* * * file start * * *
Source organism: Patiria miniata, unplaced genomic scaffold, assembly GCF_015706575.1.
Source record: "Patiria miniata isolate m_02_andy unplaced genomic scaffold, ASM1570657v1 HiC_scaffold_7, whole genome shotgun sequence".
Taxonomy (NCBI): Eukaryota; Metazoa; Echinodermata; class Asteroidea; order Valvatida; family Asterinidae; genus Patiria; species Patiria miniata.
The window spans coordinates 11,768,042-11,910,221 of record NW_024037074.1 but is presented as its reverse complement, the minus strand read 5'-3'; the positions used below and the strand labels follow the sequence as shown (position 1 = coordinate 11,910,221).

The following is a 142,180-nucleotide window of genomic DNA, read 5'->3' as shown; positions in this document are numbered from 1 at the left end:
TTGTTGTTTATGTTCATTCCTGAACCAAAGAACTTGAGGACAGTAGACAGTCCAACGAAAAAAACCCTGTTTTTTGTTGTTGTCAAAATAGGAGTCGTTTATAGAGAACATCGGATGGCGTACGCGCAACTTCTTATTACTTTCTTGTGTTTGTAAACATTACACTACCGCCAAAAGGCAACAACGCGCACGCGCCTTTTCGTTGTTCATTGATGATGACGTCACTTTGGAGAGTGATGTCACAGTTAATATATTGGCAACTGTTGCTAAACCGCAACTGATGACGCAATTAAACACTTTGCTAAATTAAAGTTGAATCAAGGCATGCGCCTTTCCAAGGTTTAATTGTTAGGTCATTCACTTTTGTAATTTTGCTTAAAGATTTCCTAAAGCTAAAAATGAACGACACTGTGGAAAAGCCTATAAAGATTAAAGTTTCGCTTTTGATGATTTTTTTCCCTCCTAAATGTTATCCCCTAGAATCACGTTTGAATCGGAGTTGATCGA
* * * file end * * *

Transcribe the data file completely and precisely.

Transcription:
Source organism: Patiria miniata, unplaced genomic scaffold, assembly GCF_015706575.1.
Source record: "Patiria miniata isolate m_02_andy unplaced genomic scaffold, ASM1570657v1 HiC_scaffold_7, whole genome shotgun sequence".
Taxonomy (NCBI): Eukaryota; Metazoa; Echinodermata; class Asteroidea; order Valvatida; family Asterinidae; genus Patiria; species Patiria miniata.
The window spans coordinates 11,768,042-11,910,221 of record NW_024037074.1 but is presented as its reverse complement, the minus strand read 5'-3'; the positions used below and the strand labels follow the sequence as shown (position 1 = coordinate 11,910,221).

The following is a 142,180-nucleotide window of genomic DNA, read 5'->3' as shown; positions in this document are numbered from 1 at the left end:
TTGTTGTTTATGTTCATTCCTGAACCAAAGAACTTGAGGACAGTAGACAGTCCAACGAAAAAAACCCTGTTTTTTGTTGTTGTCAAAATAGGAGTCGTTTATAGAGAACATCGGATGGCGTACGCGCAACTTCTTATTACTTTCTTGTGTTTGTAAACATTACACTACCGCCAAAAGGCAACAACGCGCACGCGCCTTTTCGTTGTTCATTGATGATGACGTCACTTTGGAGAGTGATGTCACAGTTAATATATTGGCAACTGTTGCTAAACCGCAACTGATGACGCAATTAAACACTTTGCTAAATTAAAGTTGAATCAAGGCATGCGCCTTTCCAAGGTTTAATTGTTAGGTCATTCACTTTTGTAATTTTGCTTAAAGATTTCCTAAAGCTAAAAATGAACGACACTGTGGAAAAGCCTATAAAGATTAAAGTTTCGCTTTTGATGATTTTTTTCCCTCCTAAATGTTATCCCCTAGAATCACGTTTGAATCGGAGTTGATCGA